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Cross-motion in the Wing-T.

How to get the most out of the offense with three-step motion and motion across the entire LOS

One of the most-winning football coaches of his time (1948-93), Chuck Klausing won 310 games, lost 112, and tied 10 in his 46 years of coaching at three high schools and six colleges. The feat for which he is best remembered is winning 54 games in a row at Braddock H.S. (PA) in 1954-59. A guru of the Wing-T, he still operates a string of Wing-T summer camps.

After the T Formation revolutionized football in the early 1940s, most coaches started putting their single-wing offenses into drydock. I had played the single wing at Penn State under Bob Higgins, and I wasn't ready to scrap it when I got my first high school head coaching job in 1948. I simply put my blocking back under center and began coaching an unbalanced-line Wing-T.

It was mostly a power offense, but I added Paul Brown's buck sweep series and Bobby Dodd's belly option series in the late 1950s. When I saw the Delaware Wing-T for the first time in 1959, I was amazed at its similarity to my offense.

I began visiting with the Delaware staff over the years and I learned a lot about the techniques and fundamentals from them. As Delaware went on to embellish its Wing-T to keep up with the times, we began thinking of the Delaware offense as an advanced or non-traditional Wing-T.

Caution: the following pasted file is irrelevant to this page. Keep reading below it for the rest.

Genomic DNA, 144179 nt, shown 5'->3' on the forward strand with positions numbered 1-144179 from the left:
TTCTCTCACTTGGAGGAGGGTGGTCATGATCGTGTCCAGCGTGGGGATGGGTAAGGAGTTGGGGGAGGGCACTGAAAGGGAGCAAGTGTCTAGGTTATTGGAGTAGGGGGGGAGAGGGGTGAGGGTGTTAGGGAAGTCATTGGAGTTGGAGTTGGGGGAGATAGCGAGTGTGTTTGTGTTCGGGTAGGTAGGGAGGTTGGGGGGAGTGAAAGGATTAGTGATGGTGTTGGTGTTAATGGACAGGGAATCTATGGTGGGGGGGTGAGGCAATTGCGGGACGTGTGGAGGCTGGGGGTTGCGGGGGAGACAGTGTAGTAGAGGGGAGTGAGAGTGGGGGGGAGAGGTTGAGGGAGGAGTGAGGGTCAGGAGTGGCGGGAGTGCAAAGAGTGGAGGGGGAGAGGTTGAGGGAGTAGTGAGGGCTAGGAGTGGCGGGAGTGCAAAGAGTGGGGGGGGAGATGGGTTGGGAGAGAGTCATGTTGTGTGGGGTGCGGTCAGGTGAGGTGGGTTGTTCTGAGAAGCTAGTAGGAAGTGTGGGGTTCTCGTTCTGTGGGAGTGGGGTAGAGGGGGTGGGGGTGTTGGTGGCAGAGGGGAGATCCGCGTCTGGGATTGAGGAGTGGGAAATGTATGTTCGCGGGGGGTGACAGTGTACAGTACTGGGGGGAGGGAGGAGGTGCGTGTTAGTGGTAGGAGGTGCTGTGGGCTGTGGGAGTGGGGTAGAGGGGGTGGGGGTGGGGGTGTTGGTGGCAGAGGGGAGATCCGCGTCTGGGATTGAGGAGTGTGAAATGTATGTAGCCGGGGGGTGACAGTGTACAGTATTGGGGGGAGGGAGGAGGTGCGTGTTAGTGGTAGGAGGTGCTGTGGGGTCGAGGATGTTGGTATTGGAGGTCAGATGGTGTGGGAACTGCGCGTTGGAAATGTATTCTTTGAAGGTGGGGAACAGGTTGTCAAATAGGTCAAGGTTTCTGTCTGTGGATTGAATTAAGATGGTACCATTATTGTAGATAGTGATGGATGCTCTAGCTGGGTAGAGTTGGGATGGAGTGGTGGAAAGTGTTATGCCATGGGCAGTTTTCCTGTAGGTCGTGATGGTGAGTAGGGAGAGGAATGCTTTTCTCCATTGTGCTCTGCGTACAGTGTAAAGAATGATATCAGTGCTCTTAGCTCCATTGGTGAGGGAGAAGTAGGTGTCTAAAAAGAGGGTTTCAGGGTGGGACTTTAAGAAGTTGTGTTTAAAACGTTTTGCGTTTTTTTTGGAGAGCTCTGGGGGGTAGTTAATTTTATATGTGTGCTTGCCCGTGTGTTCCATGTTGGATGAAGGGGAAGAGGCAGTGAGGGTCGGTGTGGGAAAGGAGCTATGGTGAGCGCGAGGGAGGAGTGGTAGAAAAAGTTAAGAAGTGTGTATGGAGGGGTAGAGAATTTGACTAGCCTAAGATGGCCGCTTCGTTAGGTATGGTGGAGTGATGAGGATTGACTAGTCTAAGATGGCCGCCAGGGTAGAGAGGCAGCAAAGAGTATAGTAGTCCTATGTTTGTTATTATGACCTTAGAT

We chose to stay with the traditional Wing-T, as it was easier to teach on the high school level.

Whenever we lacked the ideal personnel, we would make some simple adjustments. I would look for a quarterback who could run the option series. If the QB wasn't gifted enough to run with the football, I would put in what we called cross-motion; that is, I would have the wingback go into motion across the formation (in front of the fullback), putting pressure on the open side of the defense.

As a team, we were still able to run many of the traditional Wing-T plays.

Diag. 1 shows our wingback's normal three-step motion, which put him back into the normal setback position at the snap. With this motion, we are ready to run any of our plays to the split side and to use our wingback (motion man) for misdirection on plays going back to the tight-end side.

Diags. 2-4 show our basic plays with normal wingback motion to the split-end side.

Our belly set (Cross-Block, Pass, and Option) is extremely effective with a good option-running QB. When our QBs cannot run well, we will adjust by going to cross-motion.

The wingback will go in motion straight across the formation and the ball will be snapped when he comes outside of our split tackle, as shown in Diag. 5. This will put the wingback in position to threaten the defensive end as a blocker or to release as a pass receiver.

Diag. 5 shows the belly being run with cross-motion. Notice how the motion widens the defensive end and gives the wingback a great blocking angle on him, while allowing the QB to break, contain, or threaten the flank.

The best play away from the motion back to the tight-end side is our Tackle Trap Counter in Diag. 7. Again, note how the cross-motion gives the wingback a greater blocking angel on the DE than he would have with normal motion.

Diag. 8 shows how the Tackle Trap Counter sets up our Counter Bootleg and puts the QB in better position to break contain.
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Title Annotation:football
Author:Klausing, Chuck L.
Publication:Coach and Athletic Director
Date:Aug 1, 1996
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